A type X manager feels that he is in control, and that people are vehicles for him to accomplish the task. The term Top Down decision-making is an accurate description. He uses coercion to enforce his decisions in many instances. In this environment people are not willing to accept accountability, nor can accountability be forced on them. All decisions are his, hence all results are his, thus he is the accountable party, and any consideration that his people are accountable is foolish.


Conversely, a type Y manager understands that employees will accept accountability if they are empowered to effect results of their process. In a theory Y environment employees are encouraged to participate in the decision making process, thus they have a stake in the results.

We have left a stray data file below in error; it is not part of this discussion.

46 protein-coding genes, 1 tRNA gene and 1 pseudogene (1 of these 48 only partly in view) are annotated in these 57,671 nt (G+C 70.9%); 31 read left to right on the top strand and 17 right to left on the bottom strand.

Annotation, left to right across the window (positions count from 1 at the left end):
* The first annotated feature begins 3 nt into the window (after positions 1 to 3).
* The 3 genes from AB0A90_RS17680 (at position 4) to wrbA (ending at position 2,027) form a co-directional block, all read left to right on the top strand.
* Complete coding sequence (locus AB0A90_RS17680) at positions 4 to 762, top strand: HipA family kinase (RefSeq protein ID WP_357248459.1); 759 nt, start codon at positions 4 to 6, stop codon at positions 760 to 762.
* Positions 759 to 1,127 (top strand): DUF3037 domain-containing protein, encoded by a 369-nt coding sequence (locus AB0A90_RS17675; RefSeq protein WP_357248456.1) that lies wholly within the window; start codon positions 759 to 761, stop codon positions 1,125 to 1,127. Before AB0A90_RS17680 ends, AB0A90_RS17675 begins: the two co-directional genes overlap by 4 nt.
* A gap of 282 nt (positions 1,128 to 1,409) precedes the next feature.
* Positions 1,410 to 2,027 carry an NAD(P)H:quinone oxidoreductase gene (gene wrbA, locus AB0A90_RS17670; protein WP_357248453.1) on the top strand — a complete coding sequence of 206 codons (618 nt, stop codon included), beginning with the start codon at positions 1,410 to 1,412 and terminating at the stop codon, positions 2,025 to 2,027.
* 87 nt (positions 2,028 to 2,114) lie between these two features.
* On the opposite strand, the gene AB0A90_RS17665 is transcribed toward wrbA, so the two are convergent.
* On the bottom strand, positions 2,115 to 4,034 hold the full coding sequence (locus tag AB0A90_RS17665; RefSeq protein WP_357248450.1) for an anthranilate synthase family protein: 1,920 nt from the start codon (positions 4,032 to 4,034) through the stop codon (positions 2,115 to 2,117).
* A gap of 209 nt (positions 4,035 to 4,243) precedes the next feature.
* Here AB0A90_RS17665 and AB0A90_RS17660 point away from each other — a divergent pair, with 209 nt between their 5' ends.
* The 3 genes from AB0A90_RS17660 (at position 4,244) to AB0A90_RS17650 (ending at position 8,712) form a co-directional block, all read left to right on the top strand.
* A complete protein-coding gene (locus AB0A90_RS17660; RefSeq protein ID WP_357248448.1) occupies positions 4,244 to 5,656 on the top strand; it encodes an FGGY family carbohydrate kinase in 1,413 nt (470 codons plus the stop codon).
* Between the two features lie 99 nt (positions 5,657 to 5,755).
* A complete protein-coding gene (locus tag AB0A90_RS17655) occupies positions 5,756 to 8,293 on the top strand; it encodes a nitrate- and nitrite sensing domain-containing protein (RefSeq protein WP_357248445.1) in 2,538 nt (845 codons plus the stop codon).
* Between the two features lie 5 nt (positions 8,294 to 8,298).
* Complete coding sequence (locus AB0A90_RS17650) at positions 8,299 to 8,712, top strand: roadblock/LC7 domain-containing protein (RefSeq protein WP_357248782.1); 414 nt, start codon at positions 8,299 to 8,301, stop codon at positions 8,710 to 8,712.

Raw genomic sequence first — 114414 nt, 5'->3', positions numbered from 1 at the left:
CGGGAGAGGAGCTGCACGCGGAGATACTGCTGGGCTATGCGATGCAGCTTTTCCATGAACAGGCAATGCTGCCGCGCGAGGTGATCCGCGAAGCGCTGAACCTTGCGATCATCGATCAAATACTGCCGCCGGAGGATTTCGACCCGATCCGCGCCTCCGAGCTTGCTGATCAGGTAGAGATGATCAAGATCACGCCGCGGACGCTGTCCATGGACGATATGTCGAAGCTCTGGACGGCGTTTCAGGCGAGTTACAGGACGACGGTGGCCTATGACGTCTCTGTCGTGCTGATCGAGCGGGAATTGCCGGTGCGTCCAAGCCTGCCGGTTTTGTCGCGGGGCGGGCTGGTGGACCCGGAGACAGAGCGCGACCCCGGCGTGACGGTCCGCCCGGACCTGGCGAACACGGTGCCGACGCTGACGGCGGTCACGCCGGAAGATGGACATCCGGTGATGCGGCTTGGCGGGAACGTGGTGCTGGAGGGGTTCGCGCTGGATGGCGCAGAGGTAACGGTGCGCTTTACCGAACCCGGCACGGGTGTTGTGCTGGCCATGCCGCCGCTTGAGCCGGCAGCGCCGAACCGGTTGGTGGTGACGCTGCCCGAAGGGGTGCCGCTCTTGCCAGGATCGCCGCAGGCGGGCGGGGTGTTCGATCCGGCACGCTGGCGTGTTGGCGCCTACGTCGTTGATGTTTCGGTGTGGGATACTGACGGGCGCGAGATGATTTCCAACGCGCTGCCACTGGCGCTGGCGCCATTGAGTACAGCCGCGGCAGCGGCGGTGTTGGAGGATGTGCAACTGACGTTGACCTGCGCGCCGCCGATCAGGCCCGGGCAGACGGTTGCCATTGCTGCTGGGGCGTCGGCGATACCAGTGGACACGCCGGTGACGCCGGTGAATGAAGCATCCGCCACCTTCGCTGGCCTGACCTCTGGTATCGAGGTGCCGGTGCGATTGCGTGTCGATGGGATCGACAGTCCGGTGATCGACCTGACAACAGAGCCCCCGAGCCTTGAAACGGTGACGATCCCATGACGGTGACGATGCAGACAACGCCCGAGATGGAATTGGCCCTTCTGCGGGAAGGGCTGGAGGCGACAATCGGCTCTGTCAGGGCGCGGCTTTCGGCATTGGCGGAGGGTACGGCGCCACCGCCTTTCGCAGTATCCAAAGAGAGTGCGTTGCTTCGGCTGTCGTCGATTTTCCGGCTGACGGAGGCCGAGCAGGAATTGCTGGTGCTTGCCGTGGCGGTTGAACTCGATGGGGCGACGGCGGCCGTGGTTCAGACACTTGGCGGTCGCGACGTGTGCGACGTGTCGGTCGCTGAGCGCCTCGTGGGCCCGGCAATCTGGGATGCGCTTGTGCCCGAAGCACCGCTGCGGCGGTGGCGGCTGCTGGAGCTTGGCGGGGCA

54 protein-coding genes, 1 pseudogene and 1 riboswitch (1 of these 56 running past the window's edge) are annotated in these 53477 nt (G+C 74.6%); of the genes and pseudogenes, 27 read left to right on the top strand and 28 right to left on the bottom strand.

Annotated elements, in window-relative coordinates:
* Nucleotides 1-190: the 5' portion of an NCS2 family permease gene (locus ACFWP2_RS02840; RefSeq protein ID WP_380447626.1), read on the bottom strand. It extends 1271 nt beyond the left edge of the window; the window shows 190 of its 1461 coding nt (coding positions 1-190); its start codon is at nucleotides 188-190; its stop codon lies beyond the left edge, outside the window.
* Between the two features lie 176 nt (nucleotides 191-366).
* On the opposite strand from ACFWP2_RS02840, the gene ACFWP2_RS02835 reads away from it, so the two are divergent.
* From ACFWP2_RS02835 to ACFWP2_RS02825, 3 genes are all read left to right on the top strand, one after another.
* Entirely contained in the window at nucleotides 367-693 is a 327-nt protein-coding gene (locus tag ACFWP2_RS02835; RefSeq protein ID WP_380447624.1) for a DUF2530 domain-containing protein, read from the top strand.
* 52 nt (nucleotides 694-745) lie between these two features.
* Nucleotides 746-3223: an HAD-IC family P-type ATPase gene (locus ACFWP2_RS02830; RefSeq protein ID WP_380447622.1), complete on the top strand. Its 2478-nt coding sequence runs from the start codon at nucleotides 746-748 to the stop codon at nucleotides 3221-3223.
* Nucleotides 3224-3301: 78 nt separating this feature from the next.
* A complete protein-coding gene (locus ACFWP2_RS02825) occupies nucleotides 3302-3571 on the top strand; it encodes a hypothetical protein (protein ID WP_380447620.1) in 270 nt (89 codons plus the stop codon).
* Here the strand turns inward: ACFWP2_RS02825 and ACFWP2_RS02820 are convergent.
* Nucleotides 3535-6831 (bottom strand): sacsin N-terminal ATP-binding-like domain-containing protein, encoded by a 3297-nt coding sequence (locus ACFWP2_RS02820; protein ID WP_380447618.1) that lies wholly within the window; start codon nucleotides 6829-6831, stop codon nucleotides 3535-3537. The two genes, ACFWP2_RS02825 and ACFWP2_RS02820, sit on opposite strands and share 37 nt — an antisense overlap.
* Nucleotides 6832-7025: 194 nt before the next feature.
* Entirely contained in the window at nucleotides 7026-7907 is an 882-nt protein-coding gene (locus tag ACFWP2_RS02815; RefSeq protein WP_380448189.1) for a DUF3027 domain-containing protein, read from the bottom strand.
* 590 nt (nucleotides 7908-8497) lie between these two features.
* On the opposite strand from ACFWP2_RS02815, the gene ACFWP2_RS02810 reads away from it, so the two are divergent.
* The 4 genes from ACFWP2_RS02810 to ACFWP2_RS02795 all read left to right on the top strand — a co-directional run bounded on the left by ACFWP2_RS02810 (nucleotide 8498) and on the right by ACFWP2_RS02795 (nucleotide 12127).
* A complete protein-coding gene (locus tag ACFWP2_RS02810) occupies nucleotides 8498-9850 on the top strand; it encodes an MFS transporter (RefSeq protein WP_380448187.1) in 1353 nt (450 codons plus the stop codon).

Micro-managers


How can a Micromanager be concerned about accountability, this is a real stretch. A Micro-Manager is the purest form of a Theory X manager. Think about what accountability means. First employees must be empowered to be accountable. Does a Micro-manager empower anyone? No, by definition a Micro-manager controls all aspects of his employee’s processes. The old conundrum about being responsible without having authority absolutely pertains. For those of you unfamiliar with the situation, if you make a person responsible without giving them authority you are setting them up for failure. You are also creating an intolerable workplace. Hence how can a Micromanager who does not empower people hold them accountable?


Benefits of “Accountability”


An empowered accountable employee will stick to an issue until it is resolved. This is a good thing; employees who stay engaged will persevere.